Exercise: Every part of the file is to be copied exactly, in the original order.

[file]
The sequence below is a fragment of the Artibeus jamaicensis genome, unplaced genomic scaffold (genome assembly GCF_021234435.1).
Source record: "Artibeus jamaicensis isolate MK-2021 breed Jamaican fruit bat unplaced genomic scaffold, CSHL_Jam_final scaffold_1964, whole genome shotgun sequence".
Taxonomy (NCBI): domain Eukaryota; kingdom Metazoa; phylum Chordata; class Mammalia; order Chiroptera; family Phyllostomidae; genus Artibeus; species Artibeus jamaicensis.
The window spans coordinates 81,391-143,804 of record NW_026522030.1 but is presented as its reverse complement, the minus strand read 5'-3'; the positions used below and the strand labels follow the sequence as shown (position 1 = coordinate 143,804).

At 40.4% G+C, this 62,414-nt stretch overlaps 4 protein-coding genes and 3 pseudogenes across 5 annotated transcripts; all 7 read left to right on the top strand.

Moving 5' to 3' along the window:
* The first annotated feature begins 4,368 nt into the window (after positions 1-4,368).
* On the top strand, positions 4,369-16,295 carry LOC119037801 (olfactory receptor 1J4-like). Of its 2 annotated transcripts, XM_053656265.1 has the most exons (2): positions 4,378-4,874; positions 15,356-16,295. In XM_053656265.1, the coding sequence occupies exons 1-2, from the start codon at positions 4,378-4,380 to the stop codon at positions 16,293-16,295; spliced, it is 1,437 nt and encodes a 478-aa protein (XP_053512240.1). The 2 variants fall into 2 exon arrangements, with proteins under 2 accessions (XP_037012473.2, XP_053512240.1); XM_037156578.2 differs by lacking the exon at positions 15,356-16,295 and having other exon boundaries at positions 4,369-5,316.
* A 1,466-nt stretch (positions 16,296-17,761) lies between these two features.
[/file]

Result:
The sequence below is a fragment of the Artibeus jamaicensis genome, unplaced genomic scaffold (genome assembly GCF_021234435.1).
Source record: "Artibeus jamaicensis isolate MK-2021 breed Jamaican fruit bat unplaced genomic scaffold, CSHL_Jam_final scaffold_1964, whole genome shotgun sequence".
Taxonomy (NCBI): domain Eukaryota; kingdom Metazoa; phylum Chordata; class Mammalia; order Chiroptera; family Phyllostomidae; genus Artibeus; species Artibeus jamaicensis.
The window spans coordinates 81,391-143,804 of record NW_026522030.1 but is presented as its reverse complement, the minus strand read 5'-3'; the positions used below and the strand labels follow the sequence as shown (position 1 = coordinate 143,804).

At 40.4% G+C, this 62,414-nt stretch overlaps 4 protein-coding genes and 3 pseudogenes across 5 annotated transcripts; all 7 read left to right on the top strand.

Moving 5' to 3' along the window:
* The first annotated feature begins 4,368 nt into the window (after positions 1-4,368).
* On the top strand, positions 4,369-16,295 carry LOC119037801 (olfactory receptor 1J4-like). Of its 2 annotated transcripts, XM_053656265.1 has the most exons (2): positions 4,378-4,874; positions 15,356-16,295. In XM_053656265.1, the coding sequence occupies exons 1-2, from the start codon at positions 4,378-4,380 to the stop codon at positions 16,293-16,295; spliced, it is 1,437 nt and encodes a 478-aa protein (XP_053512240.1). The 2 variants fall into 2 exon arrangements, with proteins under 2 accessions (XP_037012473.2, XP_053512240.1); XM_037156578.2 differs by lacking the exon at positions 15,356-16,295 and having other exon boundaries at positions 4,369-5,316.
* A 1,466-nt stretch (positions 16,296-17,761) lies between these two features.